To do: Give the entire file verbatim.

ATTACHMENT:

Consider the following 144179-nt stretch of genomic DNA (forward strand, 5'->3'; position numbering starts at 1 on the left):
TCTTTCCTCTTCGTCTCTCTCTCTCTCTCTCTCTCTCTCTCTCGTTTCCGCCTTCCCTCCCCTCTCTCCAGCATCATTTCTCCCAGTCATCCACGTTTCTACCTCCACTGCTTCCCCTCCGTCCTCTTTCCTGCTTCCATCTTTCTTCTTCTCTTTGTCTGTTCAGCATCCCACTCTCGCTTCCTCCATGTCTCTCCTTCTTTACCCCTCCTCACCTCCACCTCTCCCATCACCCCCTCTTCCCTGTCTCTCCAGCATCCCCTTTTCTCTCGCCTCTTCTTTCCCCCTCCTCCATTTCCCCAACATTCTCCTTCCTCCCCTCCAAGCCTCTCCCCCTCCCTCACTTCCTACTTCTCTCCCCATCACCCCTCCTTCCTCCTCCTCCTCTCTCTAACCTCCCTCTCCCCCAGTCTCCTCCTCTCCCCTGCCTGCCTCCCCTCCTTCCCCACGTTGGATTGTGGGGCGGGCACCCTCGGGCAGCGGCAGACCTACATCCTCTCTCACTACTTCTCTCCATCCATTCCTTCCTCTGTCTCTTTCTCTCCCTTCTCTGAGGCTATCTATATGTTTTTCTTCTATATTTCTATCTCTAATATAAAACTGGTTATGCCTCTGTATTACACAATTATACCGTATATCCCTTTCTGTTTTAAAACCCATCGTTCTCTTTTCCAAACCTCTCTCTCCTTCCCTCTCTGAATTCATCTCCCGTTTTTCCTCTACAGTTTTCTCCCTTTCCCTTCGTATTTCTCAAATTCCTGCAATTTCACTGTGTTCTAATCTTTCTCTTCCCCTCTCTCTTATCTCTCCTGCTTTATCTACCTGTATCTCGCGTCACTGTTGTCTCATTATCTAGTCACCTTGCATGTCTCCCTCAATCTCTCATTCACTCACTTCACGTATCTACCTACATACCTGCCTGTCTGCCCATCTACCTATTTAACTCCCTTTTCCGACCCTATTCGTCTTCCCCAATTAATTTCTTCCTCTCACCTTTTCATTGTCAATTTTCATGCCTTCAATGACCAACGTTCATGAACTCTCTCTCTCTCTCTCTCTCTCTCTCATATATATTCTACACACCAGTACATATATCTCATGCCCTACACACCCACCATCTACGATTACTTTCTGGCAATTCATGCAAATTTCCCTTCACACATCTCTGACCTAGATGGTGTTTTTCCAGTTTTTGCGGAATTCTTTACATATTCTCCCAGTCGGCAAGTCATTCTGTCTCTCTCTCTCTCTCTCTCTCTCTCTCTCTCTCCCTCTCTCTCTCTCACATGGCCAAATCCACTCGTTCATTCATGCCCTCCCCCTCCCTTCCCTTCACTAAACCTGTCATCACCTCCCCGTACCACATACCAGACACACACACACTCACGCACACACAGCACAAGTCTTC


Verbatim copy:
Consider the following 144179-nt stretch of genomic DNA (forward strand, 5'->3'; position numbering starts at 1 on the left):
TCTTTCCTCTTCGTCTCTCTCTCTCTCTCTCTCTCTCTCTCTCGTTTCCGCCTTCCCTCCCCTCTCTCCAGCATCATTTCTCCCAGTCATCCACGTTTCTACCTCCACTGCTTCCCCTCCGTCCTCTTTCCTGCTTCCATCTTTCTTCTTCTCTTTGTCTGTTCAGCATCCCACTCTCGCTTCCTCCATGTCTCTCCTTCTTTACCCCTCCTCACCTCCACCTCTCCCATCACCCCCTCTTCCCTGTCTCTCCAGCATCCCCTTTTCTCTCGCCTCTTCTTTCCCCCTCCTCCATTTCCCCAACATTCTCCTTCCTCCCCTCCAAGCCTCTCCCCCTCCCTCACTTCCTACTTCTCTCCCCATCACCCCTCCTTCCTCCTCCTCCTCTCTCTAACCTCCCTCTCCCCCAGTCTCCTCCTCTCCCCTGCCTGCCTCCCCTCCTTCCCCACGTTGGATTGTGGGGCGGGCACCCTCGGGCAGCGGCAGACCTACATCCTCTCTCACTACTTCTCTCCATCCATTCCTTCCTCTGTCTCTTTCTCTCCCTTCTCTGAGGCTATCTATATGTTTTTCTTCTATATTTCTATCTCTAATATAAAACTGGTTATGCCTCTGTATTACACAATTATACCGTATATCCCTTTCTGTTTTAAAACCCATCGTTCTCTTTTCCAAACCTCTCTCTCCTTCCCTCTCTGAATTCATCTCCCGTTTTTCCTCTACAGTTTTCTCCCTTTCCCTTCGTATTTCTCAAATTCCTGCAATTTCACTGTGTTCTAATCTTTCTCTTCCCCTCTCTCTTATCTCTCCTGCTTTATCTACCTGTATCTCGCGTCACTGTTGTCTCATTATCTAGTCACCTTGCATGTCTCCCTCAATCTCTCATTCACTCACTTCACGTATCTACCTACATACCTGCCTGTCTGCCCATCTACCTATTTAACTCCCTTTTCCGACCCTATTCGTCTTCCCCAATTAATTTCTTCCTCTCACCTTTTCATTGTCAATTTTCATGCCTTCAATGACCAACGTTCATGAACTCTCTCTCTCTCTCTCTCTCTCTCTCATATATATTCTACACACCAGTACATATATCTCATGCCCTACACACCCACCATCTACGATTACTTTCTGGCAATTCATGCAAATTTCCCTTCACACATCTCTGACCTAGATGGTGTTTTTCCAGTTTTTGCGGAATTCTTTACATATTCTCCCAGTCGGCAAGTCATTCTGTCTCTCTCTCTCTCTCTCTCTCTCTCTCTCTCTCCCTCTCTCTCTCTCACATGGCCAAATCCACTCGTTCATTCATGCCCTCCCCCTCCCTTCCCTTCACTAAACCTGTCATCACCTCCCCGTACCACATACCAGACACACACACACTCACGCACACACAGCACAAGTCTTC